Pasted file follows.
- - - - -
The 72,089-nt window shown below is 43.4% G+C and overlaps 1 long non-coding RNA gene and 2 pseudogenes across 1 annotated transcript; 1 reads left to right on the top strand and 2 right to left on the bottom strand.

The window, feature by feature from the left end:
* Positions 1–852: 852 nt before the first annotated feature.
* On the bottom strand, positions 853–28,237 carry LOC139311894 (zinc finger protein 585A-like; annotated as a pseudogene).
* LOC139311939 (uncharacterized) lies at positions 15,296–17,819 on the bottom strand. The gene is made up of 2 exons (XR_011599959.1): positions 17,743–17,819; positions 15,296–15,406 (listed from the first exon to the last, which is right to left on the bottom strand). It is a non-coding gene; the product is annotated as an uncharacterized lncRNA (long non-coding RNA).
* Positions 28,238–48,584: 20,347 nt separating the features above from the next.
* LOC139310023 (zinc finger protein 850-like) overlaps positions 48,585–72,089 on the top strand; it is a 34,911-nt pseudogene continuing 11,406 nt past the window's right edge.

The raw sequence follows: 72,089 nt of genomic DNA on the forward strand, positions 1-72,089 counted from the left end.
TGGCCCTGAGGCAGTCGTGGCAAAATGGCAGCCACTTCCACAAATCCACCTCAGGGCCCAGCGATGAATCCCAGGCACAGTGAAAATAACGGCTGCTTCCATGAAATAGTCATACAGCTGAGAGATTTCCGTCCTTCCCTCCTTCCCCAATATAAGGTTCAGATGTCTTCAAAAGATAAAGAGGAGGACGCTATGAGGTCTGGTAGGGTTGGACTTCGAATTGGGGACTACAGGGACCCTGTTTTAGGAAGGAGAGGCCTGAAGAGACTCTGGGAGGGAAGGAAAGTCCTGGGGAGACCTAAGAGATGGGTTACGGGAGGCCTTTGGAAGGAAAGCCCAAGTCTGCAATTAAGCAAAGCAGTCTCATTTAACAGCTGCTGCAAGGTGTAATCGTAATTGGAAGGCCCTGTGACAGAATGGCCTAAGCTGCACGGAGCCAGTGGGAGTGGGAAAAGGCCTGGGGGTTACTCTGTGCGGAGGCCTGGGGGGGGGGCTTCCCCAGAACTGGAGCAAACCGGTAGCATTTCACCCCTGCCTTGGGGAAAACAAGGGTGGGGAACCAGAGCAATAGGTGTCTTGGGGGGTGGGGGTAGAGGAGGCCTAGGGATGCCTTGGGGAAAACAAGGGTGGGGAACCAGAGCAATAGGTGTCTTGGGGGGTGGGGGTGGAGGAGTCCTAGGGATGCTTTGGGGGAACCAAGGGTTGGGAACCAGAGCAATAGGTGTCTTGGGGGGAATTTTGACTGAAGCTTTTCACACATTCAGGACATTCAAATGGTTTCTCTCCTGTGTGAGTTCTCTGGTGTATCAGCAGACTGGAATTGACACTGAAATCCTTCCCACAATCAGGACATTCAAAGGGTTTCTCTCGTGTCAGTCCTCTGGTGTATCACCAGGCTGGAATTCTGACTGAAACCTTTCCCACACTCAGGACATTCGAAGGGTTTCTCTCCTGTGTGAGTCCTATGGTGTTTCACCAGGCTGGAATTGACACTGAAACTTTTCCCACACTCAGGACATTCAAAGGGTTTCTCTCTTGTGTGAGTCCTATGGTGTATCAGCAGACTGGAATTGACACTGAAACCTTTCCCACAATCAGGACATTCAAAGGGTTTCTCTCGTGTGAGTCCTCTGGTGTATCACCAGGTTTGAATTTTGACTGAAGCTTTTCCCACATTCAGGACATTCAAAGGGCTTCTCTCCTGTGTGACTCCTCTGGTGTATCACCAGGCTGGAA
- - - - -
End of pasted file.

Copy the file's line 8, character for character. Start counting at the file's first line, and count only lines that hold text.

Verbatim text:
The raw sequence follows: 72,089 nt of genomic DNA on the forward strand, positions 1-72,089 counted from the left end.